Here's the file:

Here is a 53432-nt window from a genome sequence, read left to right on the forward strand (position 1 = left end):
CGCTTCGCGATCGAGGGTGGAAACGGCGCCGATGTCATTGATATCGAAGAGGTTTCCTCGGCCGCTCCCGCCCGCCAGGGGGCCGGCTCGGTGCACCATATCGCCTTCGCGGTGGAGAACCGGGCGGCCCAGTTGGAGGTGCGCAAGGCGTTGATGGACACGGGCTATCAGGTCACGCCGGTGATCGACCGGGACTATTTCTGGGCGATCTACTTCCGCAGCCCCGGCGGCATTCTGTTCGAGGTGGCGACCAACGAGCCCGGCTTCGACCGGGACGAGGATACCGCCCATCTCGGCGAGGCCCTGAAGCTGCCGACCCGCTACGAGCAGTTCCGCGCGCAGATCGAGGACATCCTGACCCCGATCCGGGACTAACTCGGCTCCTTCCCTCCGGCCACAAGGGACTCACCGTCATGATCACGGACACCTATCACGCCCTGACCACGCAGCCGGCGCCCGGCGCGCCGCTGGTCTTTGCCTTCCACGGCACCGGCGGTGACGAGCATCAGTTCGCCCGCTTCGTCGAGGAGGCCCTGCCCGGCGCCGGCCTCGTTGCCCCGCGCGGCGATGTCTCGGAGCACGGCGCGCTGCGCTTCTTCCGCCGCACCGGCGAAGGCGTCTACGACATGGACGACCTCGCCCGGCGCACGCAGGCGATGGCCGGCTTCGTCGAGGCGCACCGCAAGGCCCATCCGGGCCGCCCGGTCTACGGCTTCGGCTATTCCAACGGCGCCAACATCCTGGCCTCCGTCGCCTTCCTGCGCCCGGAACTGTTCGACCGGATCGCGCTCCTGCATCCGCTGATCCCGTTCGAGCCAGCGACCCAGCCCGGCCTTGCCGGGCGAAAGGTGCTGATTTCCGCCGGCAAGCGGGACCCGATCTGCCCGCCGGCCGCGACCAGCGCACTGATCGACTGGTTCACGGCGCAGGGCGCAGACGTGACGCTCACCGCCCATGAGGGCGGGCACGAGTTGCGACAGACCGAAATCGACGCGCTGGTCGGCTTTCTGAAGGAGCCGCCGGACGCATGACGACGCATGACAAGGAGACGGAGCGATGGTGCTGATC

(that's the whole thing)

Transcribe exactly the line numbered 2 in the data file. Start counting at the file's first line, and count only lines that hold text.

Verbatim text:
CGCTTCGCGATCGAGGGTGGAAACGGCGCCGATGTCATTGATATCGAAGAGGTTTCCTCGGCCGCTCCCGCCCGCCAGGGGGCCGGCTCGGTGCACCATATCGCCTTCGCGGTGGAGAACCGGGCGGCCCAGTTGGAGGTGCGCAAGGCGTTGATGGACACGGGCTATCAGGTCACGCCGGTGATCGACCGGGACTATTTCTGGGCGATCTACTTCCGCAGCCCCGGCGGCATTCTGTTCGAGGTGGCGACCAACGAGCCCGGCTTCGACCGGGACGAGGATACCGCCCATCTCGGCGAGGCCCTGAAGCTGCCGACCCGCTACGAGCAGTTCCGCGCGCAGATCGAGGACATCCTGACCCCGATCCGGGACTAACTCGGCTCCTTCCCTCCGGCCACAAGGGACTCACCGTCATGATCACGGACACCTATCACGCCCTGACCACGCAGCCGGCGCCCGGCGCGCCGCTGGTCTTTGCCTTCCACGGCACCGGCGGTGACGAGCATCAGTTCGCCCGCTTCGTCGAGGAGGCCCTGCCCGGCGCCGGCCTCGTTGCCCCGCGCGGCGATGTCTCGGAGCACGGCGCGCTGCGCTTCTTCCGCCGCACCGGCGAAGGCGTCTACGACATGGACGACCTCGCCCGGCGCACGCAGGCGATGGCCGGCTTCGTCGAGGCGCACCGCAAGGCCCATCCGGGCCGCCCGGTCTACGGCTTCGGCTATTCCAACGGCGCCAACATCCTGGCCTCCGTCGCCTTCCTGCGCCCGGAACTGTTCGACCGGATCGCGCTCCTGCATCCGCTGATCCCGTTCGAGCCAGCGACCCAGCCCGGCCTTGCCGGGCGAAAGGTGCTGATTTCCGCCGGCAAGCGGGACCCGATCTGCCCGCCGGCCGCGACCAGCGCACTGATCGACTGGTTCACGGCGCAGGGCGCAGACGTGACGCTCACCGCCCATGAGGGCGGGCACGAGTTGCGACAGACCGAAATCGACGCGCTGGTCGGCTTTCTGAAGGAGCCGCCGGACGCATGACGACGCATGACAAGGAGACGGAGCGATGGTGCTGATC